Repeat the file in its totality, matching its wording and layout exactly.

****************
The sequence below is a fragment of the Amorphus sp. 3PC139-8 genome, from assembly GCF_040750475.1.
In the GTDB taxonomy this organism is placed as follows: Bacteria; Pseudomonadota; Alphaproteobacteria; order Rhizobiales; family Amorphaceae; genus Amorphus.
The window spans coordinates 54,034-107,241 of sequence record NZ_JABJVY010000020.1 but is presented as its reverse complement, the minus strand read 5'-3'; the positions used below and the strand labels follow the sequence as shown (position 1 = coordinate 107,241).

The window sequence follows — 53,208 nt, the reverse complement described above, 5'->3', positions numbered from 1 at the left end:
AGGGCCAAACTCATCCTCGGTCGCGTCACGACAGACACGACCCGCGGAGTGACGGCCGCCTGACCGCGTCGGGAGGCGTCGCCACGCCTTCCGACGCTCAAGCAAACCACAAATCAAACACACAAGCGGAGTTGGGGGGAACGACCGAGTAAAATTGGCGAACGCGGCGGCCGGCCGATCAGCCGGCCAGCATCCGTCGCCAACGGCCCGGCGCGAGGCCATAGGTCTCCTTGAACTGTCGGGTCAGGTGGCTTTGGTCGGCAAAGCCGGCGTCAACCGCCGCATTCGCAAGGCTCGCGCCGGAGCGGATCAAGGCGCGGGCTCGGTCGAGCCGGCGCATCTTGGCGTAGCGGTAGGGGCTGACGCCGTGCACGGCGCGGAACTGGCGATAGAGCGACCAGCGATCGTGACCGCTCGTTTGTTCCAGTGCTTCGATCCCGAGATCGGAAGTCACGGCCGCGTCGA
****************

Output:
The sequence below is a fragment of the Amorphus sp. 3PC139-8 genome, from assembly GCF_040750475.1.
In the GTDB taxonomy this organism is placed as follows: Bacteria; Pseudomonadota; Alphaproteobacteria; order Rhizobiales; family Amorphaceae; genus Amorphus.
The window spans coordinates 54,034-107,241 of sequence record NZ_JABJVY010000020.1 but is presented as its reverse complement, the minus strand read 5'-3'; the positions used below and the strand labels follow the sequence as shown (position 1 = coordinate 107,241).

The window sequence follows — 53,208 nt, the reverse complement described above, 5'->3', positions numbered from 1 at the left end:
AGGGCCAAACTCATCCTCGGTCGCGTCACGACAGACACGACCCGCGGAGTGACGGCCGCCTGACCGCGTCGGGAGGCGTCGCCACGCCTTCCGACGCTCAAGCAAACCACAAATCAAACACACAAGCGGAGTTGGGGGGAACGACCGAGTAAAATTGGCGAACGCGGCGGCCGGCCGATCAGCCGGCCAGCATCCGTCGCCAACGGCCCGGCGCGAGGCCATAGGTCTCCTTGAACTGTCGGGTCAGGTGGCTTTGGTCGGCAAAGCCGGCGTCAACCGCCGCATTCGCAAGGCTCGCGCCGGAGCGGATCAAGGCGCGGGCTCGGTCGAGCCGGCGCATCTTGGCGTAGCGGTAGGGGCTGACGCCGTGCACGGCGCGGAACTGGCGATAGAGCGACCAGCGATCGTGACCGCTCGTTTGTTCCAGTGCTTCGATCCCGAGATCGGAAGTCACGGCCGCGTCGA